Aug 2020 RadioWorks Blog
RAJAR, the UK’s research body for radio, has officially released its latest report, Listening in Lockdown. In our previous update regarding Q2, 2020, we noted that due to face-to-face surveys being suspended at the end of March, RAJAR introduced a tracking survey to evaluate radio listening during the lockdown period. The purpose of this survey was to explore generic radio listening behaviour and how usage of radio changed during various stages of lockdown. Here are the key takeaways:
Using data across Global, Bauer, BBC and RAJAR’s own Tracking Panel, Listening in Lockdown indicates an increase in listening during the start of lockdown. Usage in the home grew due to the large majority of people being confined to their homes and unable to travel.
According to the Global Corona Tracker, listeners felt a sense of fear and uncertainty during this period, ultimately leading to an increased need for additional news/information. In accordance with this data, RAJAR implies that Speech and News stations were being favoured in pre and early lockdown stages as listeners wanted the most up to date and trusted information around the crisis.
Unsurprisingly, in-home listening grew significantly as the population began spending more time indoors – almost 88% of listening hours occurred at home.
Another noticeable side-effect of listeners having more free time at home is the growth of average listening sessions. When comparing RAJAR’s Tracking Panel against original Q1, 2020 data, we can see that average listening session length grew by 39%. Sessions went from an average of 1hour 14 minutes to 1 hour and 42 minutes.
Following the Government’s advice to ‘stay alert and return to work if you can’, traffic on the road and use of public transport slowly began to increase, resulting in yet another listening shift. In April, the share of listening hours at home decreased to 86% from 88%, while listening at work and in the car began to rise, to 8% (up from 7%) and 6% (up from 5%) respectively.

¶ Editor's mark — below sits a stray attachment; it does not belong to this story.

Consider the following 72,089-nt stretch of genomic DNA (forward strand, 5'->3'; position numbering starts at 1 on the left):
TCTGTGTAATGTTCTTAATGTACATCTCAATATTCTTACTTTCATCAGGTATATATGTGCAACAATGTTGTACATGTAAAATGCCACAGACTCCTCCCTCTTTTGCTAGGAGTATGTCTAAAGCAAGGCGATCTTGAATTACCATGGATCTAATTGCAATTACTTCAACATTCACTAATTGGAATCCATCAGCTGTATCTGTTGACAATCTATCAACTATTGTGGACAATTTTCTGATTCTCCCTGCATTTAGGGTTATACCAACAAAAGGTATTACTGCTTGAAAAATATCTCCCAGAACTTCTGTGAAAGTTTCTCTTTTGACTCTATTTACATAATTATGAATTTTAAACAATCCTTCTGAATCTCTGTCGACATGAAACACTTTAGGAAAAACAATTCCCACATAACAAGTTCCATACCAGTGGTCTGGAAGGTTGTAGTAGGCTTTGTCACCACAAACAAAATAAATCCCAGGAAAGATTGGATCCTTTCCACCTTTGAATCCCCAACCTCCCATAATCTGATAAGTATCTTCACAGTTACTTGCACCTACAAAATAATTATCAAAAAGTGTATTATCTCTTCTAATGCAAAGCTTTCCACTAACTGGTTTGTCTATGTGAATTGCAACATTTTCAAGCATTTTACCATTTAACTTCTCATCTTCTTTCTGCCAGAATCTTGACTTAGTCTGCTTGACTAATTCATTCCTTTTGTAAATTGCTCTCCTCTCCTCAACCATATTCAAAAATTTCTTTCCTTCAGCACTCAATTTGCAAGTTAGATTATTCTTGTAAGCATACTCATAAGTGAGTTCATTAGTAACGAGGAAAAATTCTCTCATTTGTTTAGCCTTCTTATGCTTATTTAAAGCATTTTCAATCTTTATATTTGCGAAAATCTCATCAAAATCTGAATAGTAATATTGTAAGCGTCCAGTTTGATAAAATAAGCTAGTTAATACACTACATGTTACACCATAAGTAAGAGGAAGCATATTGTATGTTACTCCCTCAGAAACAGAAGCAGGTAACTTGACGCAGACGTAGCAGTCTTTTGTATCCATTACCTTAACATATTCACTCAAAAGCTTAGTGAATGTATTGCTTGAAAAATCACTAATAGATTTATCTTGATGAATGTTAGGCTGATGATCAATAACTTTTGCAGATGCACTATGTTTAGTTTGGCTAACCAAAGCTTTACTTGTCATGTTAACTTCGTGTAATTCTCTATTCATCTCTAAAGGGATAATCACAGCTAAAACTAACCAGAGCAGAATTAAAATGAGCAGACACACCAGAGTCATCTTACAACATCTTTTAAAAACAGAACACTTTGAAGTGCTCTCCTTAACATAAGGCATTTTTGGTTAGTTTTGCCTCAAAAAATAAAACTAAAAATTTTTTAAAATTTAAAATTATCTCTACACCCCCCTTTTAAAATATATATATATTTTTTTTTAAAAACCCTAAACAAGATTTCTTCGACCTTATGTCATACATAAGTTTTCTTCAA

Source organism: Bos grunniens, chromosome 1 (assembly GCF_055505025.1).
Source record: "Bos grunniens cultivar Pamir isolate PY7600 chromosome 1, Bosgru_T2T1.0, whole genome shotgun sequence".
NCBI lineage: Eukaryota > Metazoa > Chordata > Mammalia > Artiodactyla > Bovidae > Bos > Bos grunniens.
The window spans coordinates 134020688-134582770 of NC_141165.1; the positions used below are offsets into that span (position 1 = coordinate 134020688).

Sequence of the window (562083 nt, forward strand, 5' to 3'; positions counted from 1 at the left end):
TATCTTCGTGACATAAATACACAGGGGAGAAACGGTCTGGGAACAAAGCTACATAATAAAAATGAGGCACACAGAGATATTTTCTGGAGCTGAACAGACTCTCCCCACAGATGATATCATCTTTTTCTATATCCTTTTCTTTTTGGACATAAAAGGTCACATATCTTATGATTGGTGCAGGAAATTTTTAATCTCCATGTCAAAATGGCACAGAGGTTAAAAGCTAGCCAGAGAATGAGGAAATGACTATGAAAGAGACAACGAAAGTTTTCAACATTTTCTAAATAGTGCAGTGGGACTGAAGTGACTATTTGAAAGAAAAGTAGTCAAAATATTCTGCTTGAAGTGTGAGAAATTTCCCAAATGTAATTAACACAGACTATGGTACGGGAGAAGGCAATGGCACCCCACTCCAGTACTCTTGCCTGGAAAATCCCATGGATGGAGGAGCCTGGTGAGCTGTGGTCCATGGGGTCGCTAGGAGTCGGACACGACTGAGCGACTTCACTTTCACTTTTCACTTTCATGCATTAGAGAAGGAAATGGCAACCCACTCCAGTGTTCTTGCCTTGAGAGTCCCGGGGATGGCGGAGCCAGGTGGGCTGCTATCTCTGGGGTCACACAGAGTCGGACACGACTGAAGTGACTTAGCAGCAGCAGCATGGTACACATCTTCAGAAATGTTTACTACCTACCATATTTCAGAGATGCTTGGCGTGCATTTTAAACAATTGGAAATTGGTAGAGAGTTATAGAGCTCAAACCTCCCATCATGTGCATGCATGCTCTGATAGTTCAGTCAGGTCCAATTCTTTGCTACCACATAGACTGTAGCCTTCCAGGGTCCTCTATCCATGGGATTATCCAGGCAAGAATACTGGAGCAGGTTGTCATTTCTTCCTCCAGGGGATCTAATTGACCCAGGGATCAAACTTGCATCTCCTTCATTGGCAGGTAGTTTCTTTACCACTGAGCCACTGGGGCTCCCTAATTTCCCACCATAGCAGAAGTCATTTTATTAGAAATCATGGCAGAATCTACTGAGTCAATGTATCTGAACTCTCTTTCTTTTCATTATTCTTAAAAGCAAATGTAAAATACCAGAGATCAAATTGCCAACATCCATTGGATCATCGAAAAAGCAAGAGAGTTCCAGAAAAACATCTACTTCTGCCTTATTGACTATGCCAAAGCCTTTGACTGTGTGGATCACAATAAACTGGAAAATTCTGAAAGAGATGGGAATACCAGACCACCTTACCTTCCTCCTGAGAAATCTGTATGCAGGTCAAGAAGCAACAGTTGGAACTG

Overall, during the April to May period, almost a third of those surveyed claimed to be listening to more radio than before for many reasons. One of the main reasons given was that it could ‘provide them with background noise at home’. We already know that people turn to radio for companionship, as well as a source of news – well, the same can be said during a crisis. Survey respondents agreed that whilst in lockdown, their mental health benefited from tuning in to radio, and perceived the medium as the most trustworthy source of news regarding the crisis.
We can also assume that these attitudes during lockdown led to more appreciation for radio and its wide variety of stations. The latter is supported by Global’s Tracking Survey which indicated that over five million listeners claimed to tune in to a new station they’d discovered whilst in lockdown.
Much like at the beginning of lockdown, June’s morning peak was still slightly later than usual and listening on the weekend remained higher than the beginning of the year. That said, as the nation slowly returned to work, online and DTV hours decreased, and traditional radio sets increased. This was likely due to more car journeys, as 76% of the usual volume of traffic returned to the roads by mid-June. Therefore, as expected, the share of hours in-home declined slightly (80%), while listening at work and in-car both increased (10%).
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